This is the nadir of the cosy cartel at the top. Back when Ajax last won the Champions' League, you had to actually be the Champions to get into it. Liverpool and Spurs haven't won a Premier League between them. There's just too much of the money and the prestige concentrated into a couple of leagues. The Ajax team is going to be stripped bare in the coming months as the top 6 Premier League teams, the top 3 La Liga teams (maybe 4 if you include Sevilla, prestige and money wise they belong there) and maybe a couple of big spenders from elsewhere (Juventus? PSG? Bayern?) gut their squad of all of its young talents, because they know Ajax can't afford to keep them. It's been headed that way ever since the implementation of the mini-league system killed off the idea of an underdog upset, but now we've reached the point where teams with glorious European history like Ajax, Anderlecht and Benfica are underdogs against teams that finish 4th in Serie A or the Premier League and haven't won anything, but by finishing 4th get to qualify for the Champions' League. It's pretty unsustainable when you reach a point where four teams from the same league populate both European competition finals. And that doesn't include the team that's actually going to win that league. The standards of so many of the leagues have fallen through the floor because they simply can't keep any talented players, and you have this subset of clubs like PSG, Shakhtar Donetsk, and to an extent maybe Ajax are headed this way too if they can hold on to some of these players, who exist solely for the Champions' League because winning their domestic league is just childs' play, but because they're not playing up to a high enough standard week in week out, can't raise the funds to compete with the juggernauts.

I mean, to an extent this is also the result of the fact that in England the TV money is distributed equitably, rather than team by team on an independent basis, so there's more depth of competition, which has always been an issue in e.g. Spain, where Barcelona and Real Madrid attract more audience, so get on TV in more markets, so charge more for their matches, so make more money, so have more to spend, so perpetuate their domination, and if other leagues want to have a slice of the pie and not just be cannon fodder for the EPL teams, they need to look at doing something similar so that they aren't left with a weakening league thanks to all the talent being concentrated at the very top like in Ligue 1. Not that we aren't seeing a similar runaway situation in the EPL, but doesn't it speak volumes that teams 25 points off the pace in the EPL are filling European finals while the cream of the crop elsewhere can't beat them?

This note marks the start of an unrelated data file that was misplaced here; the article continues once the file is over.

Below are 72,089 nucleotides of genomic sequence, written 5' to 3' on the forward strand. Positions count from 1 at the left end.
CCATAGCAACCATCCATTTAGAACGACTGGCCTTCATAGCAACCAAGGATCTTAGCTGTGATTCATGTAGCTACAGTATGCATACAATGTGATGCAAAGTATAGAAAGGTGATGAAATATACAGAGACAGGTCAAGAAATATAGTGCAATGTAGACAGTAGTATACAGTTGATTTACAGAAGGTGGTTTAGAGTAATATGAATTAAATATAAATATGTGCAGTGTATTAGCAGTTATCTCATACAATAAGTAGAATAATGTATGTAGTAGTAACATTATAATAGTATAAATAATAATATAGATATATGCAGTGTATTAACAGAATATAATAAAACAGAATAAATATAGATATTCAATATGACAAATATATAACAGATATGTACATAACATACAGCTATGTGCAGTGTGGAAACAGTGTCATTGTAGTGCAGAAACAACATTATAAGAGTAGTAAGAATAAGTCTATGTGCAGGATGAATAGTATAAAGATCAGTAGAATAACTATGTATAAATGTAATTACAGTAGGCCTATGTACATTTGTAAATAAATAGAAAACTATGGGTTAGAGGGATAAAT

Looks like next season's Champions' League maybe I'll have to cheer on Getafe or Eintracht Frankfurt. At least they're from a big enough league that they'll get seeded for the group stages then inevitably get dumped out by a 'name' club. What the Ajax story has told us is not to dream. There is still room for the occasional miracle, like Chapecoense or Leicester City, but the system is designed to try to make them as rare as possible, because they don't want outsiders ruining the cartel's money spiral. And as Manchester City have shown, the only way to break into that cartel is to have so much money that they are reluctantly forced to accept you. Spurs are in the process of finding their way into it - they're from the right league but they haven't spent that big (well, in comparison to the likes of Ajax and co they have spent plenty over the last few years, but in comparison to the kind of superteams in the CL cartel they haven't) aren't part of the inner circle of the superclubs, I'd say. I think they'd have to win this final to stand a chance of being initiated into that.
 
There's no reason strong enough to make any side withdraw from football competitions. That's how sweet football pie is. Would be blasphemy if untrue, but religion becomes secondary when it comes to "big games" and the influence they have on masses. Of course, officials are doing everything to expand the business and they're organizing it in the way to become culture-free, culture in and for itself. So, money remains the leading value in such a structure.
Young players, surrounded by stories of wealth, luxury, glamour, aren't immune to rich offers as soon as they receive them, and it's hard to explain to them that nowadays there's more than enough time in career to sign a big contract and secure future (football numbers are changing the order of magnitude by lightning speed, and they've always been the highest), and that they (young players) should try to leave a mark by playing for clubs they've been brought up in before they leave elsewhere. Leaving a mark somewhere means Eurocup placement, and somewhere Eurocup trophy. Anyway, it means the wider distribution of quality.
But the rate of changing the order of magnitude is so high that less rich clubs can't catch a step with the richest, so they're stuck trailing in order to keep going.